When construction workers arrive to build Squamish’s Woodfibre LNG plant, they may find themselves with a particularly good view of Howe Sound.
That’s because they could be floating in it.
Woodfibre has filed an application to amend its environmental approvals in order to permit a floating worker camp, or “floatel,” for the construction crews just offshore from the project site.
READ MORE: Squamish Nation inks deal with Woodfibre LNG
The self-contained facility would house between 400 and 600 workers, and feature an on-board kitchen, recreational areas, sewage collection tanks and garbage collection.
The company said it will recycle water, while power would provided through an existing BC Hydro hookup.
The company said using the floatel would also cut down on the amount of highway and marine traffic accessing the site.
Woodfibre president David Keane said the move was meant to address concerns the company had heard from the community about the strain housing workers might cause in an already tight housing market.
That’s a concern Squamish Mayor Karen Elliot said the district had made clear to Woodfibre.
“They thought they could house their workforce in our community, but by 2015 we had a zero per cent vacancy rate, and it’s been that way ever since,” said Elliot.
“This is something that is needed. There’s just no possible way to house hundreds of people in our community without displacing our residents.”
The Squamish Nation says it will be reviewing the application jointly with the province.
The Squamish have given the project, which is within their traditional territory, conditional approval pending it meets 25 conditions.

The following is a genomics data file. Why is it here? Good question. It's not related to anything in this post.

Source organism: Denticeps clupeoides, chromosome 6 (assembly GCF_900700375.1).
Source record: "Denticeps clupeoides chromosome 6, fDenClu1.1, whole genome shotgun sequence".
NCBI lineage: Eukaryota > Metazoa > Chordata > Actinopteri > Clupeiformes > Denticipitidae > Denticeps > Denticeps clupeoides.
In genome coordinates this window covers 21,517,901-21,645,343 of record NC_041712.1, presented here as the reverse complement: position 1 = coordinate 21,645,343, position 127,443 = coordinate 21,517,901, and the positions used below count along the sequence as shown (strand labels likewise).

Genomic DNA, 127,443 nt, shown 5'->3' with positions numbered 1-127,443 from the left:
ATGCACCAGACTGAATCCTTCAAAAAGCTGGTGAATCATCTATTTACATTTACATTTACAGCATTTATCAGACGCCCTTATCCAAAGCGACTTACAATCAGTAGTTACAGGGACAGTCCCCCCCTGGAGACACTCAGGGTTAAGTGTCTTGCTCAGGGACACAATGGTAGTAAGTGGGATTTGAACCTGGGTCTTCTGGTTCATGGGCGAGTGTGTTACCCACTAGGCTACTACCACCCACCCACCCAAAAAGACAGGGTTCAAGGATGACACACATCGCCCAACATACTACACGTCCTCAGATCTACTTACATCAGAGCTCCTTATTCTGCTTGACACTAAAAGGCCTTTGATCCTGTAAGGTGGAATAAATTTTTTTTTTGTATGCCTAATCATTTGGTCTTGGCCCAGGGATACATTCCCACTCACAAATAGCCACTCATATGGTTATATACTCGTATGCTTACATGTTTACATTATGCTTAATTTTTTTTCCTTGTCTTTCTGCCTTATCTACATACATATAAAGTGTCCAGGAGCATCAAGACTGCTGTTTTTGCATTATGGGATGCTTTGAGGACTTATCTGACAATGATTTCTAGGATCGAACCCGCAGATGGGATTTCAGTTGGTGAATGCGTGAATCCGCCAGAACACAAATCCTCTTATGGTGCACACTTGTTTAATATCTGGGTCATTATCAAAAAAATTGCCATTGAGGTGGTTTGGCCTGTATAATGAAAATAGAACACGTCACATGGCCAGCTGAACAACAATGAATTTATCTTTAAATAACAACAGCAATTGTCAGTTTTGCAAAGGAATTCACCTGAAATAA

“We have our own specialists, experts in the fields of environmental aspects, some of the cultural aspects we’ll be looking at, and we have unique interests as a nation that we’re trying to protect that the province might not consider,” said Squamish Nation Coun. Khelsilem.
He said they will also be reviewing the floatel proposal in the light of concerns raised in Canada’s inquiry into Missing and Murdered Indigenous Women and Girls, which highlighted resource industry work camps as a source of risk.
“We’re going to be paying attention to ensuring that the highest standards are implemented in anything that happens within our territory,” said Khelsilem.
It’s not the first time floating accommodations have been used in B.C.
During the 2010 olympics, a cruise ship was used to house some event and security staff.
And in 2014, an 11-deck Estonian cruise ferry was brought to B.C., where it was renovated to house some 600 workers upgrading a smelter in Kitimat.